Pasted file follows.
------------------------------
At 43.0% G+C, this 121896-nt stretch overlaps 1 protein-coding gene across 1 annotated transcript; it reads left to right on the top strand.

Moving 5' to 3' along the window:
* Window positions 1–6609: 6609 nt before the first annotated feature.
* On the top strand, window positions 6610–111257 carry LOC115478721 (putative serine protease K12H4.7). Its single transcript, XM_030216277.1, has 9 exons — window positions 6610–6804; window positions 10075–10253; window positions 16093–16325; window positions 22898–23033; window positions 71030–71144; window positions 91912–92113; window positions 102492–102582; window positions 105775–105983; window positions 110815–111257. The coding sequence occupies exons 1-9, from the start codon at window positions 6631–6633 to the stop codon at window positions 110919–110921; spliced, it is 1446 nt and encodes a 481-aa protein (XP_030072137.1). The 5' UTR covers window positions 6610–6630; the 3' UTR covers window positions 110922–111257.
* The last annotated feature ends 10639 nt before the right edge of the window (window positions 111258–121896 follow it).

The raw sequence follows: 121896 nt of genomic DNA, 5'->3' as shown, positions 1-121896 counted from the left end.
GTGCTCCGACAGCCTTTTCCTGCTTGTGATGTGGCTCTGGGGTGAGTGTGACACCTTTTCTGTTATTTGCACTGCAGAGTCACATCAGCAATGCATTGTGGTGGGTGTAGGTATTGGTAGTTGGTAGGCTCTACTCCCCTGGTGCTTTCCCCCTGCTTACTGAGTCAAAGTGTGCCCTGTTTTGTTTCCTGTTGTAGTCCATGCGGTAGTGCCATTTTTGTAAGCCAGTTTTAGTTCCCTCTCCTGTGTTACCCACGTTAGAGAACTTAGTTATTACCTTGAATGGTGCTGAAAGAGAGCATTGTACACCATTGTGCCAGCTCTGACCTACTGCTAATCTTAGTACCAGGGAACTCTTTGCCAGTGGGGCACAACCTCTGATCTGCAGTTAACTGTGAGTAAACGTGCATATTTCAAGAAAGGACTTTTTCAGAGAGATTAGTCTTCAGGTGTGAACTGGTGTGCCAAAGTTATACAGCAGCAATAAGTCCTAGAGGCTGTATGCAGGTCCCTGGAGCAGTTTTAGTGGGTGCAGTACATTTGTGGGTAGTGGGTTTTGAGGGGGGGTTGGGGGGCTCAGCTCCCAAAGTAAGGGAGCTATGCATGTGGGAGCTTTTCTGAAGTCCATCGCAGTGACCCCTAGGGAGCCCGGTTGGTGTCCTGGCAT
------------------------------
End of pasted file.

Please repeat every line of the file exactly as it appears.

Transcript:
At 43.0% G+C, this 121896-nt stretch overlaps 1 protein-coding gene across 1 annotated transcript; it reads left to right on the top strand.

Moving 5' to 3' along the window:
* Window positions 1–6609: 6609 nt before the first annotated feature.
* On the top strand, window positions 6610–111257 carry LOC115478721 (putative serine protease K12H4.7). Its single transcript, XM_030216277.1, has 9 exons — window positions 6610–6804; window positions 10075–10253; window positions 16093–16325; window positions 22898–23033; window positions 71030–71144; window positions 91912–92113; window positions 102492–102582; window positions 105775–105983; window positions 110815–111257. The coding sequence occupies exons 1-9, from the start codon at window positions 6631–6633 to the stop codon at window positions 110919–110921; spliced, it is 1446 nt and encodes a 481-aa protein (XP_030072137.1). The 5' UTR covers window positions 6610–6630; the 3' UTR covers window positions 110922–111257.
* The last annotated feature ends 10639 nt before the right edge of the window (window positions 111258–121896 follow it).

The raw sequence follows: 121896 nt of genomic DNA, 5'->3' as shown, positions 1-121896 counted from the left end.
GTGCTCCGACAGCCTTTTCCTGCTTGTGATGTGGCTCTGGGGTGAGTGTGACACCTTTTCTGTTATTTGCACTGCAGAGTCACATCAGCAATGCATTGTGGTGGGTGTAGGTATTGGTAGTTGGTAGGCTCTACTCCCCTGGTGCTTTCCCCCTGCTTACTGAGTCAAAGTGTGCCCTGTTTTGTTTCCTGTTGTAGTCCATGCGGTAGTGCCATTTTTGTAAGCCAGTTTTAGTTCCCTCTCCTGTGTTACCCACGTTAGAGAACTTAGTTATTACCTTGAATGGTGCTGAAAGAGAGCATTGTACACCATTGTGCCAGCTCTGACCTACTGCTAATCTTAGTACCAGGGAACTCTTTGCCAGTGGGGCACAACCTCTGATCTGCAGTTAACTGTGAGTAAACGTGCATATTTCAAGAAAGGACTTTTTCAGAGAGATTAGTCTTCAGGTGTGAACTGGTGTGCCAAAGTTATACAGCAGCAATAAGTCCTAGAGGCTGTATGCAGGTCCCTGGAGCAGTTTTAGTGGGTGCAGTACATTTGTGGGTAGTGGGTTTTGAGGGGGGGTTGGGGGGCTCAGCTCCCAAAGTAAGGGAGCTATGCATGTGGGAGCTTTTCTGAAGTCCATCGCAGTGACCCCTAGGGAGCCCGGTTGGTGTCCTGGCAT